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Tips on how to avoid the 'stomach bug'

6:43 PM, Jul 29, 2013   |    comments
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CLEVELAND --  More cases of the stomach bug Cyclospora have been reported to the Centers for Disease Control, including one case in Ohio.

Health officials believe the illness is linked to contaminated produce.

Do you know how to clean your produce properly?

Washing fruits and vegetables thoroughly with cool running water is the best way to reduce your risk of food-borne illness.

It's a good idea to wash those pre-washed salads too. They could still contain a range of bacteria, according to tests conducted by Consumer Reports.

Here's a list of produce safety recommendations from the U.S. Food and Drug Administration:

  • Clean vegetables and fruits just before preparing them for use, not before storing them. (Moisture encourages bacterial growth and hastens spoiling.)
  • To clean produce, use plain, cool, running water and rub gently with your hands or a brush. Special rinses aren't necessary; they have not been shown to be any more effective than plain water.
  • Cut out any damaged areas where germs might thrive.
  • Remove and discard outer leaves of leafy greens, such as head lettuce, cabbage, kale, etc. Rinse the remaining leaves individually. Blot them dry with clean towels, or use a salad spinner.
  • Rub tomatoes and soft fruits gently under cool, running water for 30 to 60 seconds.
  • The uneven surfaces of rough- and hard-surfaced produce, such as cantaloupe, squash and some root vegetables, provides an ideal hiding place for bacteria. Scrub these foods thoroughly with a vegetable brush under water before you cut into them.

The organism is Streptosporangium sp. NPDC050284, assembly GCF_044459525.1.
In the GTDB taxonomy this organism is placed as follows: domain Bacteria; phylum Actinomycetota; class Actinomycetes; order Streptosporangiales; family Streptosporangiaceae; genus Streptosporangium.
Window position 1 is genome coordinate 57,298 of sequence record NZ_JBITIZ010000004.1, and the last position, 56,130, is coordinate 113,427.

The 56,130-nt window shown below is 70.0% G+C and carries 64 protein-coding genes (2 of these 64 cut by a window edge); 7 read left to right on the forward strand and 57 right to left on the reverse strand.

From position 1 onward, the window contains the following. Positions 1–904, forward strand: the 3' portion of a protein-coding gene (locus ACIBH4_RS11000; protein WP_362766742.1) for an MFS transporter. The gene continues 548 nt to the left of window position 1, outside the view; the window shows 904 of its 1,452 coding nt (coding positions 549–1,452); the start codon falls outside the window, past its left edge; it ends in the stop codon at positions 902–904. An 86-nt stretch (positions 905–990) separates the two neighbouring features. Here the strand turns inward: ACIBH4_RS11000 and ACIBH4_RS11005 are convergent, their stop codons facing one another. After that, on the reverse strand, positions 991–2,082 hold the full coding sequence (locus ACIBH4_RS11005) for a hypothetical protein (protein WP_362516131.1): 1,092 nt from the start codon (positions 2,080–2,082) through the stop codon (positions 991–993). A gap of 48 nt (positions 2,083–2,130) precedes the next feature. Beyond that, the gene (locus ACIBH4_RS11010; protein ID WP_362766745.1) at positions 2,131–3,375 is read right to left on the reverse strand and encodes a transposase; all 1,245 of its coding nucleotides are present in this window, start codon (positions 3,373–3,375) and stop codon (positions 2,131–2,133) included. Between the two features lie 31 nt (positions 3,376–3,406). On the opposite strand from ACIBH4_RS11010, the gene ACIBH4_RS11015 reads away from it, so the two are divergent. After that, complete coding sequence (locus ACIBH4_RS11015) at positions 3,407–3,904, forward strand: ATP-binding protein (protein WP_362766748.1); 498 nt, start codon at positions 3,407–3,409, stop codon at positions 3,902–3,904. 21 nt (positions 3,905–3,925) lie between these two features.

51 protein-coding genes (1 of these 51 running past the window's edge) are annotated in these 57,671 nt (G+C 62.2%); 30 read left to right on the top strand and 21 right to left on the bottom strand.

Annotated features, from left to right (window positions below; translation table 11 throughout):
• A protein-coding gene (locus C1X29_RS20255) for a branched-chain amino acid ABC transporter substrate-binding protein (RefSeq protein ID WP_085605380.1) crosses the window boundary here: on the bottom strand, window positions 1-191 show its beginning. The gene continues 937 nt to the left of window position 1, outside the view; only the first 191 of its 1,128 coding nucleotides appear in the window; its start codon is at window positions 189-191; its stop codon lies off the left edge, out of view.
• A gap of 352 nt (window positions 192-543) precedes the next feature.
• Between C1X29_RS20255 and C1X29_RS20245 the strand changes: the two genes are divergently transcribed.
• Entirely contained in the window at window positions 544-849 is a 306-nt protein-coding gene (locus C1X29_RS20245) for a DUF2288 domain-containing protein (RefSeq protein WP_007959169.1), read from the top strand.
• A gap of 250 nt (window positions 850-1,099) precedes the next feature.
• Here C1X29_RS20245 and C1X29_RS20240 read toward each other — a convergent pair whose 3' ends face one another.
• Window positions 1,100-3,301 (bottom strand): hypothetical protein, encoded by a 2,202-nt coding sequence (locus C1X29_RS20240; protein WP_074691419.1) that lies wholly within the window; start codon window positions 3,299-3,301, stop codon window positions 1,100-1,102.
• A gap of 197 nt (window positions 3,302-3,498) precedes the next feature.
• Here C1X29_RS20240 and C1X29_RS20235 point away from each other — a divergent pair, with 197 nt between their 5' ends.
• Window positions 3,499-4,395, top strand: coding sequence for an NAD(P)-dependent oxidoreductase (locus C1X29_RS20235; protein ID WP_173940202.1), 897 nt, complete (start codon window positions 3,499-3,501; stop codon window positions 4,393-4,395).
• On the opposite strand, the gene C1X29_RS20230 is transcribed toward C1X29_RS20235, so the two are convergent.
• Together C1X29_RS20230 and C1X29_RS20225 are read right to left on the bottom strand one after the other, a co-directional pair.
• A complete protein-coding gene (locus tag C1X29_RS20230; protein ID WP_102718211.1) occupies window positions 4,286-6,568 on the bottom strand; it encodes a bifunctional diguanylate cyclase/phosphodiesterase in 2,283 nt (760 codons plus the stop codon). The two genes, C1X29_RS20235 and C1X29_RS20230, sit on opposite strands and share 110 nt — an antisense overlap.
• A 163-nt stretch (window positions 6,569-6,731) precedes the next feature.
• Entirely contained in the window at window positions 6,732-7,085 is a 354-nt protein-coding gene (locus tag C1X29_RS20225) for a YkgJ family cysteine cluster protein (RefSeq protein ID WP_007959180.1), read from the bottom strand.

• Also clean smooth, hard-skinned produce you plan to peel, such as mangoes, papayas and cucumbers. Rinse them for 30 to 60 seconds under water, while rubbing them with your hands or a veggie brush. Dry the produce before you peel it, then eat it right away.
  • Rinse berries and small fruits in a colander using the sink sprayer. Gently toss the fruit with your hand so the spray reaches all fruit. Blot dry gently with clean towels.
  • Contrary to oft-repeated advice that suggests mushrooms become too soft when washed, it's OK to rinse mushrooms quickly under running water to remove surface dirt.
  • Keep your refrigerator bins clean by washing them in the sink using warm, soapy water. Rinse and dry the bins before replacing them in the refrigerator. Be sure the refrigerator temperature stays 40 degrees Fahrenheit or below. Store meat and seafood in closed or sealed containers, away from produce.

















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